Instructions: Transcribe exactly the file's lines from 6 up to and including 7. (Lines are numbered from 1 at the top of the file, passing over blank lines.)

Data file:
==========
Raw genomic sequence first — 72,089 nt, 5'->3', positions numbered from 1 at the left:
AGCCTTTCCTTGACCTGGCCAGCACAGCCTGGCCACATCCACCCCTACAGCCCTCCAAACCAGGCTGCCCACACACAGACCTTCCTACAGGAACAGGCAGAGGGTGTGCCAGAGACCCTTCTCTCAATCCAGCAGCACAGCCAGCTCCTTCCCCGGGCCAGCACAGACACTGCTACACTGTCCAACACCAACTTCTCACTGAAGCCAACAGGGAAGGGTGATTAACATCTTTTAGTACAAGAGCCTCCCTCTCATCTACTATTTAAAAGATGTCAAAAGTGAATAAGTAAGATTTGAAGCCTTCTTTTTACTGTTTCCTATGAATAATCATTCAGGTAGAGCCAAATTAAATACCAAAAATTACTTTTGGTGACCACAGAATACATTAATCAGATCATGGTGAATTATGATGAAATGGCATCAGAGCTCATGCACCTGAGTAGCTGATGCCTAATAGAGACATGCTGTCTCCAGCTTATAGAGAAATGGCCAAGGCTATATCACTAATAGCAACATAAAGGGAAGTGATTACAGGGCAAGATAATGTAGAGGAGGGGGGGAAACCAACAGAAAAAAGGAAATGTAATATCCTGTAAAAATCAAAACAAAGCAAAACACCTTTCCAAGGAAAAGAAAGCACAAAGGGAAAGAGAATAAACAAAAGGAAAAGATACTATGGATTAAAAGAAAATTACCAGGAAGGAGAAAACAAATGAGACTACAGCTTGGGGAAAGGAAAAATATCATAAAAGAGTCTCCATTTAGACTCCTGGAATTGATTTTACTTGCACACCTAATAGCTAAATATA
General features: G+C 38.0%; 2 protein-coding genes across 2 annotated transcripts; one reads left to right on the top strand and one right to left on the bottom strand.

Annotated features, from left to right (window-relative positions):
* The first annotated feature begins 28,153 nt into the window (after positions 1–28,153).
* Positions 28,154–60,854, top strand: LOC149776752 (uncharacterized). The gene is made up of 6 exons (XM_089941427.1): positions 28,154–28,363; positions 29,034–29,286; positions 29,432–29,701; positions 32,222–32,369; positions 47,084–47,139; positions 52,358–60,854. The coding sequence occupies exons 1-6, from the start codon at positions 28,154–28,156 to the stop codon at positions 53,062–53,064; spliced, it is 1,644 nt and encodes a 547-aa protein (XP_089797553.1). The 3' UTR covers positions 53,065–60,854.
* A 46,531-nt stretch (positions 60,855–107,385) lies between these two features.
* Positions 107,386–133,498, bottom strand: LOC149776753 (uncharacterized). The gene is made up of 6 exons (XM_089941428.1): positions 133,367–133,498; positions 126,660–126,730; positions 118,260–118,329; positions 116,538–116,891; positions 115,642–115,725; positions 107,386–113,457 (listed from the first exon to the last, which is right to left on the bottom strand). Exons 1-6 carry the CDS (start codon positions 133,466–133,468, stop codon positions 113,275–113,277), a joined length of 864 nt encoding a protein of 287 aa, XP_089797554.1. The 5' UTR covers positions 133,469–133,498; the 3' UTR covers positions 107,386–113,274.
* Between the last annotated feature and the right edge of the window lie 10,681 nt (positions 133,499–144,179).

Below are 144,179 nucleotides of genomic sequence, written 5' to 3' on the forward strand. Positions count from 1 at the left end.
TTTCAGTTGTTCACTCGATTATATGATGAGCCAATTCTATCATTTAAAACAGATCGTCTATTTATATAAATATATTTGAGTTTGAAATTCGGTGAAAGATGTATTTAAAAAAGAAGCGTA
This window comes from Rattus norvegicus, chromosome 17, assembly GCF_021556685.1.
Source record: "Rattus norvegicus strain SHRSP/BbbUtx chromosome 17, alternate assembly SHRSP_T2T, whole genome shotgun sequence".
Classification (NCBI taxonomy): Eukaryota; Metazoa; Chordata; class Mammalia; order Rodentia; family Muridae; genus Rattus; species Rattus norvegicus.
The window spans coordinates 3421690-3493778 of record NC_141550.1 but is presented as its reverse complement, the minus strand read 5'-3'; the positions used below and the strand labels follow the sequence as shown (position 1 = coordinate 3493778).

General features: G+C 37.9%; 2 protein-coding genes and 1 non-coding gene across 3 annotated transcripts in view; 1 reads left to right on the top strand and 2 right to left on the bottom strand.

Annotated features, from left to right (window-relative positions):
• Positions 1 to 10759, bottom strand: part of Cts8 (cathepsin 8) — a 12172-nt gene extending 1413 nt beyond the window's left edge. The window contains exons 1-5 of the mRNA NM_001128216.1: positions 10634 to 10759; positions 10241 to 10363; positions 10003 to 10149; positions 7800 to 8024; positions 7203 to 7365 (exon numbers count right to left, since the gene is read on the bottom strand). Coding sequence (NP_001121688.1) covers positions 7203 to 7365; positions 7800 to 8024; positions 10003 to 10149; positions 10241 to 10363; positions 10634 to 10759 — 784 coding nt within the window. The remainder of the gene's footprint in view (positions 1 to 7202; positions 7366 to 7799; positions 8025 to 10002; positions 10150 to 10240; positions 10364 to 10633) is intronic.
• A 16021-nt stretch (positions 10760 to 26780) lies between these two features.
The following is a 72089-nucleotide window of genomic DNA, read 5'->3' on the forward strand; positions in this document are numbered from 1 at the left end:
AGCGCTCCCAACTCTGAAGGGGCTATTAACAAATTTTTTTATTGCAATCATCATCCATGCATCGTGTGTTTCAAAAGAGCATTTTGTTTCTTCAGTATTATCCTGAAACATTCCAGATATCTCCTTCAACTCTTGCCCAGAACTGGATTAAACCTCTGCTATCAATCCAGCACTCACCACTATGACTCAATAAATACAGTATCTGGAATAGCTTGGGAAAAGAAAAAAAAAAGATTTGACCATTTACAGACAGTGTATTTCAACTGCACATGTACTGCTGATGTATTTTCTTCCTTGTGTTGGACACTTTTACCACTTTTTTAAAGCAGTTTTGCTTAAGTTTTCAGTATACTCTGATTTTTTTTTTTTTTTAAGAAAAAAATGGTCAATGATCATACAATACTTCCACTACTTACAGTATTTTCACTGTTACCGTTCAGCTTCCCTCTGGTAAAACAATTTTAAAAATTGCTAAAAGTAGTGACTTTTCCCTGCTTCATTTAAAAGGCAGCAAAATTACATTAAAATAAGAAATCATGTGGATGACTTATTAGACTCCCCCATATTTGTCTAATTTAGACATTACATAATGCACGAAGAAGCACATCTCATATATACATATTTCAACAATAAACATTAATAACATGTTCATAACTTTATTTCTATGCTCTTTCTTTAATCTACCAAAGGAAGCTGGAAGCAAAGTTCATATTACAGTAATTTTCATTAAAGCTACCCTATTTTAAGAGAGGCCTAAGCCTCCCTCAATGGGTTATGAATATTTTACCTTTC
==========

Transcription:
* Positions 28,154–60,854, top strand: LOC149776752 (uncharacterized). The gene is made up of 6 exons (XM_089941427.1): positions 28,154–28,363; positions 29,034–29,286; positions 29,432–29,701; positions 32,222–32,369; positions 47,084–47,139; positions 52,358–60,854. The coding sequence occupies exons 1-6, from the start codon at positions 28,154–28,156 to the stop codon at positions 53,062–53,064; spliced, it is 1,644 nt and encodes a 547-aa protein (XP_089797553.1). The 3' UTR covers positions 53,065–60,854.
* A 46,531-nt stretch (positions 60,855–107,385) lies between these two features.